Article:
Community-based initiatives have been instrumental in meeting the needs of individuals not being served by traditional banks. These efforts are usually small scale grassroots initiatives, and have ranged from community banking projects to individual financial counselling. The research report In Search of a Local Alternative (Marsh, Dildar, Janzen, 2010) reviews a number of Canadian examples of community-based initiatives seeking to support greater financial inclusion, such as those found in:

  • Winnipeg, Manitoba, a unique community banking project is offered by a partnership between the Assiniboine Credit Union and a non-profit organization called the North End Community Renewal Corporation (NECRC). Services include an ID clinic, one‐on‐one financial counselling, and access to low-cost micro‐loans.
  • Toronto, Ontario, St. Christopher House and the Jane/Finch Community and Family Centre both offer Financial Advocacy and Problem Solving (FAPS) to low income people in Toronto. They provide one-on-one individualized service, as well as workshops.
  • Quebec, the Caisse Populaires Desjardins and several consumer advocacy groups partner to offer small, short-term loans for approximately $500 and budget management advisory services (Desjardins, 2010).

Some organizations have outreached and developed partnerships with other agencies, local governments, and financial institutions to share resources and referrals, to align their efforts, and collaborate on joint actions. Examples of community-wide initiatives in Canada are found in:

  • Edmonton, Alberta, the Alberta Asset Building Collaborative is a 40-member group of not-for-profits, businesses and government committed to financial literacy and asset development. One of their regular activities is to host Financial Information Fairs for low income individuals
  • North York, Ontario, the Black Creek Financial Action Network (BCFAN) started meeting monthly in late 2011 to bring together service providers working in the Black Creek area, along with academics and students from the York University - TD Community Engagement Centre.

Financial Inclusion in Waterloo Region

Locally, there is strong commitment at the Regional and community level to work collaboratively in pursuit of a more inclusive and welcoming community. In Kitchener-Waterloo for example, the Money Matters Community Collaborative (MMCC) is comprised of a range of stakeholders, including community-based agencies, regional government, community members and local financial institutions. The Money Matters Collaborative was launched in 2010 as an outcome of a research project led by the Centre for Community Based Research on the local use and impacts of pay-day lending. After extensive community consultation, the collaborative was formed with the specific purpose of increasing financial inclusion for economically disadvantaged individuals in Kitchener-Waterloo and the broader regional community. It includes the following four components as described and diagramed below:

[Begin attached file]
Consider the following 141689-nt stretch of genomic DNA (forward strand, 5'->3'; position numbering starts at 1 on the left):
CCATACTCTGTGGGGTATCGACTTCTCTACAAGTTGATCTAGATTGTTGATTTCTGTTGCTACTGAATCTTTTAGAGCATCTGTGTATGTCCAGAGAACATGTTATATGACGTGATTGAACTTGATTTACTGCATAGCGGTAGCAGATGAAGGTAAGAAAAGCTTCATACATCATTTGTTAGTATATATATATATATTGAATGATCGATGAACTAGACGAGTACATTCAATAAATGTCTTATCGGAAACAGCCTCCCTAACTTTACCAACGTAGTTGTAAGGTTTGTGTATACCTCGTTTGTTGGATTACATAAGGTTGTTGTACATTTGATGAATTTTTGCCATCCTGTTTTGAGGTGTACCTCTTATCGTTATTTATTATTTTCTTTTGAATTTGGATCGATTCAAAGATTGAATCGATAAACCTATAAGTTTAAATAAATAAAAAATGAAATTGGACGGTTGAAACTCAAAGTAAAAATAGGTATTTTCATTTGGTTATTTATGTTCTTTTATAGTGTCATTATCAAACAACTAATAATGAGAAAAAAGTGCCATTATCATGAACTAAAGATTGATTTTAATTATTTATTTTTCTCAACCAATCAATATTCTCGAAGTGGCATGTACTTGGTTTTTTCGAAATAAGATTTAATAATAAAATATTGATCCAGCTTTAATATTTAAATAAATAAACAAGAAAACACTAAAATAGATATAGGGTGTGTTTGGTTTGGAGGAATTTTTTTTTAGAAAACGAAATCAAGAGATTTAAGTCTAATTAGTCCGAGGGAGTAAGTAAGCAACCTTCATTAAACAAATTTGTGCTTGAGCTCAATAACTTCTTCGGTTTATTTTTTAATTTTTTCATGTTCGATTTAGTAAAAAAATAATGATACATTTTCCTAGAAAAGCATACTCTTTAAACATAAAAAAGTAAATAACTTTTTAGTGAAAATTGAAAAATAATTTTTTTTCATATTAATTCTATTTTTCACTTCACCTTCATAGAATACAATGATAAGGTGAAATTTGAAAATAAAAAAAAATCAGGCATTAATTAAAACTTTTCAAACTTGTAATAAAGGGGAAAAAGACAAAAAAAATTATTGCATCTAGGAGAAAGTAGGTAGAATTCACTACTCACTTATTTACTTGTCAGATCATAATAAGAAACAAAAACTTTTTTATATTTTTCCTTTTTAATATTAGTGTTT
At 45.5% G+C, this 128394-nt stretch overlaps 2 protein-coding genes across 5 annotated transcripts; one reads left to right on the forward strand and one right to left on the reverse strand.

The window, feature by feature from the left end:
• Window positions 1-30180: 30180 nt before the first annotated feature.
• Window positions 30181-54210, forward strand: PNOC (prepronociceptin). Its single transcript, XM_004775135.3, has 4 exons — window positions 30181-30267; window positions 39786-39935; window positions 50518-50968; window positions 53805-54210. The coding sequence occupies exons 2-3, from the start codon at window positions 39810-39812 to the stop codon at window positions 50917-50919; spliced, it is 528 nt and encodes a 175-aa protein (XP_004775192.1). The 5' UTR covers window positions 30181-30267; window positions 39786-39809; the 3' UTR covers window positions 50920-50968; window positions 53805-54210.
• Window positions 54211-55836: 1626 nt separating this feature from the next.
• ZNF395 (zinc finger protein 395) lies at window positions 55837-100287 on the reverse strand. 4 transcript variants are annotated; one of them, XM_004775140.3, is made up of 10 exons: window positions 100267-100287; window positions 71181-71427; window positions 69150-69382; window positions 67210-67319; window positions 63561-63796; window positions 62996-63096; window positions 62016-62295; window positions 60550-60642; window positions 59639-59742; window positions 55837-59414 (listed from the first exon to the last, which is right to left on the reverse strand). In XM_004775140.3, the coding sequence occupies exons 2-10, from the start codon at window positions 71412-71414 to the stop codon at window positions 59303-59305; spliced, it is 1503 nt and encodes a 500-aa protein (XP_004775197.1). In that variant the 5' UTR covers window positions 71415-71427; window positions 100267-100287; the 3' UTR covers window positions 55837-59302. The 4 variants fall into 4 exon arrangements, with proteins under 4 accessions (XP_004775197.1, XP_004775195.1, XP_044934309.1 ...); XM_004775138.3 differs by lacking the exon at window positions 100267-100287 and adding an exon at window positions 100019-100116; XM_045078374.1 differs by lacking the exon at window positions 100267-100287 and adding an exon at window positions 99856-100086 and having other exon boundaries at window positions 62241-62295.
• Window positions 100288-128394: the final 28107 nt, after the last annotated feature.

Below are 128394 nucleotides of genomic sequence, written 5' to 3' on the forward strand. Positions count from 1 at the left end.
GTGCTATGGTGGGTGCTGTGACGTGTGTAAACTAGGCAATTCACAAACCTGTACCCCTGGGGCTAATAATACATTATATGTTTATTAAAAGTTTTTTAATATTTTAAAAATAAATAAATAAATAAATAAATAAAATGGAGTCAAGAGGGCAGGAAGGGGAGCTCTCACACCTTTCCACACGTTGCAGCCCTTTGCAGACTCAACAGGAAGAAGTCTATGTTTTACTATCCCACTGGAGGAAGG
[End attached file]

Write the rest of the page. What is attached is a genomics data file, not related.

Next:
1)    Money Matters Community Collaborative (MMCC) Advisory Group – has been meeting 6-10x/year since 2010 and includes approximately 30 community partners including financial institutions.

2)    Money Matters Community Collaborative (MMCC) Development Activities – defining a framework for financial inclusion, documenting an inventory of relevant supports and services, and completing evaluation activities.

3)    Money Matters Help Desk – 1 FTE provides 30 hrs./week direct individual financial literacy education and support (12 hrs. drop-in clinic and 18 hrs. appointment and follow-up) and up to 5 hrs./week to MMCC activities (Advisory Group, Developmental Activities, etc.)

4)    Tax Clinic Advisory Committee – currently has an informal connection to the MMCC – activities include direct delivery of a tax clinic (appointment, drop-in and drop-off) as well as the coordination of other currently existing community tax clinics for people living with low income.

Figure 1. Money Matters Community Collaborative Structure

The role of The Working Centre in MMCC includes providing “backbone” support to the MMCC Advisory Group, Developmental Activities, and Tax Clinic Advisory Committee.  They directly deliver the Financial Literacy Outreach Project and Tax Clinic.

The Working Centre has included a “Living with Less Money” section on their website which may also house this inventory document as well as other information about the Money Matters Community Collaborative (

In addition to the Money Matters collaborative, there are a number of efforts to support greater financial inclusion among agencies and services in the region. These programs and services are designed to meet the needs of those living with little or no income to manage their finances and maintain a high level of community inclusion.  Programs available through banks, credit unions and community agencies focused specifically on financial management are detailed in this inventory.